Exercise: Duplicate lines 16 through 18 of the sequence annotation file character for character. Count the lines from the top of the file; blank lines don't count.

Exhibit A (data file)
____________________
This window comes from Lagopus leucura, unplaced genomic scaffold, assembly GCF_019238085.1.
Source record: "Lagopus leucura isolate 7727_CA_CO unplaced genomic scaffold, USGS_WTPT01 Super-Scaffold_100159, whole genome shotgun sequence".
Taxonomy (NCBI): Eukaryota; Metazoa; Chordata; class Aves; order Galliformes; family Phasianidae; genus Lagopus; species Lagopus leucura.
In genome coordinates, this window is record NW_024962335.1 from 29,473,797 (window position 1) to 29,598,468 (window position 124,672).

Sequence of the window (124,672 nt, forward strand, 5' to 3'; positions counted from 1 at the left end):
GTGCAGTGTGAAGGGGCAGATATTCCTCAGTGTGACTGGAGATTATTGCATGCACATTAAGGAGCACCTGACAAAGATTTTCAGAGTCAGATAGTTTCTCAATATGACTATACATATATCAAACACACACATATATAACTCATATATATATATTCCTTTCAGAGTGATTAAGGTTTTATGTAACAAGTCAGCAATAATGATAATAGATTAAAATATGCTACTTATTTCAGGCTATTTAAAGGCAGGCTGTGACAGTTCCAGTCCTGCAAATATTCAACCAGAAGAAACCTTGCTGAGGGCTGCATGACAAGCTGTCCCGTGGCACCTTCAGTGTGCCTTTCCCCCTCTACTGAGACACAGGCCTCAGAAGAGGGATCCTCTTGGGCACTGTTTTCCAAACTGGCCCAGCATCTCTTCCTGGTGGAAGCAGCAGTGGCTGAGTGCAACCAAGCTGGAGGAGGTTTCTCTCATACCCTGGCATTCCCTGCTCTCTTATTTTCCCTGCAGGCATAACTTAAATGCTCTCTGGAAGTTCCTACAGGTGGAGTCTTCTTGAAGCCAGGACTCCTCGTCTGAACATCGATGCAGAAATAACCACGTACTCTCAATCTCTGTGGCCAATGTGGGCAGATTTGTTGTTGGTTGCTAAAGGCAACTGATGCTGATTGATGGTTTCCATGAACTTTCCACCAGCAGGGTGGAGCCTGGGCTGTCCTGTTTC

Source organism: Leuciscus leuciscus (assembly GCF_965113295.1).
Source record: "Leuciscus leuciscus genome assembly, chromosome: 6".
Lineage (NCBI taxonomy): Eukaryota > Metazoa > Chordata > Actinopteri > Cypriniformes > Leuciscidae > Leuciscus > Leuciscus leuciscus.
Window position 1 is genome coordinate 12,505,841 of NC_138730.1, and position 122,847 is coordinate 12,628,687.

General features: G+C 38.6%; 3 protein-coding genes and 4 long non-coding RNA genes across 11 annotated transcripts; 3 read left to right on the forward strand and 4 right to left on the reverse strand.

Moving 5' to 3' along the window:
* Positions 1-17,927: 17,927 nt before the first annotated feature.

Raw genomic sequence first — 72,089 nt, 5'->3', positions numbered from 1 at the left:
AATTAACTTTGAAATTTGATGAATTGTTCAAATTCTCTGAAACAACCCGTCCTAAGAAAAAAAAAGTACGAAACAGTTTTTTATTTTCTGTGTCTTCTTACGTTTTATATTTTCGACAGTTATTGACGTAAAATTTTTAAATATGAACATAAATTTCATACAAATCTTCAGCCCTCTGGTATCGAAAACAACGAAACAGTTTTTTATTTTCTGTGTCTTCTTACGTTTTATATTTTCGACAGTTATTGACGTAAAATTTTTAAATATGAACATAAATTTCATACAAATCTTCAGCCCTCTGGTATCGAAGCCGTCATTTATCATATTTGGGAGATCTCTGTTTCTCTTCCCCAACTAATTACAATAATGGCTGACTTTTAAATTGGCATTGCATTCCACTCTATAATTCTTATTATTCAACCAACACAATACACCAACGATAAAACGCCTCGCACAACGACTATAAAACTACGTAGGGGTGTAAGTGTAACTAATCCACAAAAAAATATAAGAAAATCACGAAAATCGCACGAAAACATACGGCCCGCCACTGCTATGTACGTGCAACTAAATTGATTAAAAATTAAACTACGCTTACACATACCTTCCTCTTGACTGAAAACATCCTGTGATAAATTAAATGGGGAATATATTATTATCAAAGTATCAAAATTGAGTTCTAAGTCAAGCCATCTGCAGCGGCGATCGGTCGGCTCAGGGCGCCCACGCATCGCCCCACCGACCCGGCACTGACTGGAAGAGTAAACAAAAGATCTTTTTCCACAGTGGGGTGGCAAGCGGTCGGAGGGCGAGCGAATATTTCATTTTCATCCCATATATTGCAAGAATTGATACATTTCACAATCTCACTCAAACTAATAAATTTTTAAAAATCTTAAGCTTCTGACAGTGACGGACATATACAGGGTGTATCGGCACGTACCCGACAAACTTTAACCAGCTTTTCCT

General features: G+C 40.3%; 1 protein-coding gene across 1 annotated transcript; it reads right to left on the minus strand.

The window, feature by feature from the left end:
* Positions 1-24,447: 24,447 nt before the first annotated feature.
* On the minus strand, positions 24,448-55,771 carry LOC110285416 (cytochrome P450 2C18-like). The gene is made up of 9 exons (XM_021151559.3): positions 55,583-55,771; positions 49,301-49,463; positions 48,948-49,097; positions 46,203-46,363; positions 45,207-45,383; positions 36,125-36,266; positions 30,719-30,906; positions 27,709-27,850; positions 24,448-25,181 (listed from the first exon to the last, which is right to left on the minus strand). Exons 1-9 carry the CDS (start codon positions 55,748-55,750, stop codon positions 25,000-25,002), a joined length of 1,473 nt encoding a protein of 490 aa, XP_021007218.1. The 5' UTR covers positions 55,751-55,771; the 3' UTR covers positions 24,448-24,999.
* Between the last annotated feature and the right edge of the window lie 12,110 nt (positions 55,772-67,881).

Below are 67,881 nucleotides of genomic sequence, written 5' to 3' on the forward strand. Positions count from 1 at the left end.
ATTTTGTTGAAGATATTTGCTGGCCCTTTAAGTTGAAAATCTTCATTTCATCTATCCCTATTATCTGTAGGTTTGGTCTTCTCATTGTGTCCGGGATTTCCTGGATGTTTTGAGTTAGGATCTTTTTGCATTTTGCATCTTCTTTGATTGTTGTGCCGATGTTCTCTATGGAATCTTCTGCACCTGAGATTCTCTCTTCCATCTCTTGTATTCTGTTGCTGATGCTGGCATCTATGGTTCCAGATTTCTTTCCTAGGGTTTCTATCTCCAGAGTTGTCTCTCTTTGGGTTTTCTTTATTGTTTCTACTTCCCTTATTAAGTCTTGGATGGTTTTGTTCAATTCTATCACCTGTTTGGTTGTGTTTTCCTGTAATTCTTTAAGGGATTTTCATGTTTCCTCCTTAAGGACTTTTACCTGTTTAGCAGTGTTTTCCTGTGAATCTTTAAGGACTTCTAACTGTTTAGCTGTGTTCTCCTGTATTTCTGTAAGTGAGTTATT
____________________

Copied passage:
General features: G+C 40.3%; 1 protein-coding gene across 1 annotated transcript; it reads right to left on the minus strand.

The window, feature by feature from the left end:
* Positions 1-24,447: 24,447 nt before the first annotated feature.